The value of can affect the convergence rate significantly. If is large, the algorithm can have a faster convergence rate, but it can easily fall into local optima, leading to premature convergence. Studies showed that a dynamically adjusted with iteration can be more effective. That is
(9) 
where represents the maximum number of iterations, and are the minimum inertia weight and the maximum inertia weight, respectively. we will use PSOw in the later experiments.
2.3 Cuckoo Search
Cuckoo search (CS) algorithm is a metaheuristic algorithm, developed by XinShe Yang and Suash Deb (Yang and Deb, 2009), which was based on the behavior of some cuckoo species and their interactions with host species in terms of brooding parasitism. CS also uses Lévy flights instead of isotropic random walks, which can explore large search spaces more efficiently. As a result, CS has been applied in many applications such as engineering design (Gandomi et al., 2013)
(Vazquez, 2011), semantic Web service composition (Chifu et al., 2011), thermodynamic calculations (Bhargava et al., 2013) and so on.Briefly speaking, the CS algorithm consists of two parts: local search and global search. The current individual is modified to a new solution by using the following global random walk:
(10) 
where is a factor controlling step sizes, and is the step size. is a random vector drawn from a Lévy distribution (Yang, 2014). That is
(11) 
Here, ‘’ means that is drawn as a randomnumber generator from the distribution on the righthand of the equation. is the Gamma function, while is a parameter. One of the advantages of using Lévy flights is that it has a small probability of long jumps, which enables the algorithm to escape from any local optima and thus increases its exploration capability (Yang et al., 2018; Viswanathan et al., 1999). The local search is mainly carried out by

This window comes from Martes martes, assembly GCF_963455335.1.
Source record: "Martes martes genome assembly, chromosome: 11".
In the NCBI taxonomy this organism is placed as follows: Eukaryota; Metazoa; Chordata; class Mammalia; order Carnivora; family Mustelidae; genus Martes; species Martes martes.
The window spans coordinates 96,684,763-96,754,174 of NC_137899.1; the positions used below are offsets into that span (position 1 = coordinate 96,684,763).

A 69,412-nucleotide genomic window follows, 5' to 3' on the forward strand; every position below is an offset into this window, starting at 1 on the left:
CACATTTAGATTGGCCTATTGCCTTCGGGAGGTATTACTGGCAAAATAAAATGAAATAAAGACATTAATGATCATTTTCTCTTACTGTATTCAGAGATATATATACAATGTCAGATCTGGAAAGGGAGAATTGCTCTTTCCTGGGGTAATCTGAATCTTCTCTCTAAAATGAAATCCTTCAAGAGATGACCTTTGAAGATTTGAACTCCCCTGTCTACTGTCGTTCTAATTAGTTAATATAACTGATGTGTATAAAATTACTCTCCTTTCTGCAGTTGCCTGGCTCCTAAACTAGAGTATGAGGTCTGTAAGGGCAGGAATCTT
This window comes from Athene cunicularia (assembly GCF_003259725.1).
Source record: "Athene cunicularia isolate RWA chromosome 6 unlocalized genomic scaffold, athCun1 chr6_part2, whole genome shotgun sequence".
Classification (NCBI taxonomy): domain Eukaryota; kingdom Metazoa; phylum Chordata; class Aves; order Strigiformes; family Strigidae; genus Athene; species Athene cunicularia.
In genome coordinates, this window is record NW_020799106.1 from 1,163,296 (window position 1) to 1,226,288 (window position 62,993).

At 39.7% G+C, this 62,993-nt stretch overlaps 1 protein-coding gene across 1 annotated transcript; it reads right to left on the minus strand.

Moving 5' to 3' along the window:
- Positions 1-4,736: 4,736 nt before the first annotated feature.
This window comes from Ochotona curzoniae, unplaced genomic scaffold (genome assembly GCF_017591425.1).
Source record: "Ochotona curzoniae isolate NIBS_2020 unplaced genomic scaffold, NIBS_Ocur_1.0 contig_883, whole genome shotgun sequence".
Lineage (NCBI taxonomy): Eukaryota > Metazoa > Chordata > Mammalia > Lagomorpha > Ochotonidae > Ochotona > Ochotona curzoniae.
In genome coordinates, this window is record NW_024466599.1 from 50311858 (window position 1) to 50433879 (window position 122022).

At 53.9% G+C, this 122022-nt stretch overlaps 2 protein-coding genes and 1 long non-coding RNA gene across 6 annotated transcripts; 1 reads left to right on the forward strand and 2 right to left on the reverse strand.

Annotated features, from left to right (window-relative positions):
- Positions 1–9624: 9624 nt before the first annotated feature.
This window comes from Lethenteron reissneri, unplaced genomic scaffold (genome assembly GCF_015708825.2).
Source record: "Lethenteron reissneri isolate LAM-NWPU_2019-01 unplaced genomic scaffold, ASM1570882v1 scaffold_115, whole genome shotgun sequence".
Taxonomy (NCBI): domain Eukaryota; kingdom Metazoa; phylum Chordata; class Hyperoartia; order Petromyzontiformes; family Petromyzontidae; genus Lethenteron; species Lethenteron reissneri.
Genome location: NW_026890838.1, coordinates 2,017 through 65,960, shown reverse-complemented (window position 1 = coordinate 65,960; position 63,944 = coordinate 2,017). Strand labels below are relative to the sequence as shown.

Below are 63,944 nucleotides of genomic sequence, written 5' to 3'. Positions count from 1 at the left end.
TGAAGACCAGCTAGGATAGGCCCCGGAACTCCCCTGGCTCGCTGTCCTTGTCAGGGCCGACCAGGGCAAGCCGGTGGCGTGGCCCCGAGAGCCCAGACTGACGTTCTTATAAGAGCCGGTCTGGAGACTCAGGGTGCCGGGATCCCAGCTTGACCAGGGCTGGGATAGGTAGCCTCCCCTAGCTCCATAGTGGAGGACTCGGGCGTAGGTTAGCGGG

(12) 
where is the Heaviside function. This equation modifies the solution using two other solutions and . Here, the random number is drawn from a uniform distribution and is the step size. A switching probability is used to switch between these two search mechanisms, intending to balance global search and local search.
2.4 Other Optimizers
There are other optimizers that can be representative for the purpose of comparison. The genetic algorithm (GA) has been a cornerstone of almost all modern evolutionary algorithms, which consists of crossover, mutation and selection mechanisms. The GA has a wide range of applications such as pattern recognition (Pal and Wang, 2017), neural networks and control system optimization (Back and Schwefel, 1996) as well as discrete optimization problems (Guerrero et al., 2017). The literature on this algorithm is vast, thus we will not introduce it in detail here.
On the other hand, the artificial bee colony (ABC) algorithm was inspired by foraging behaviour of honey bees (Karaboga, 2005), and this algorithm has been applied in many applications (Li et al., 2017; Gao et al., 2018, 2019). A multiobjective version also exists (Xiang et al., 2015). Due to the page limit, we will not introduce this algorithm in detail. Readers can refer to the relevant literature (Karaboga and Basturk, 2007).
We will use the above five algorithms in this paper for different initialization strategies.
3 Initialization Methods
The main objective of this paper is to investigate different probability distributions for initialization and their effects on the performance of the algorithms used.
3.1 Motivations of this work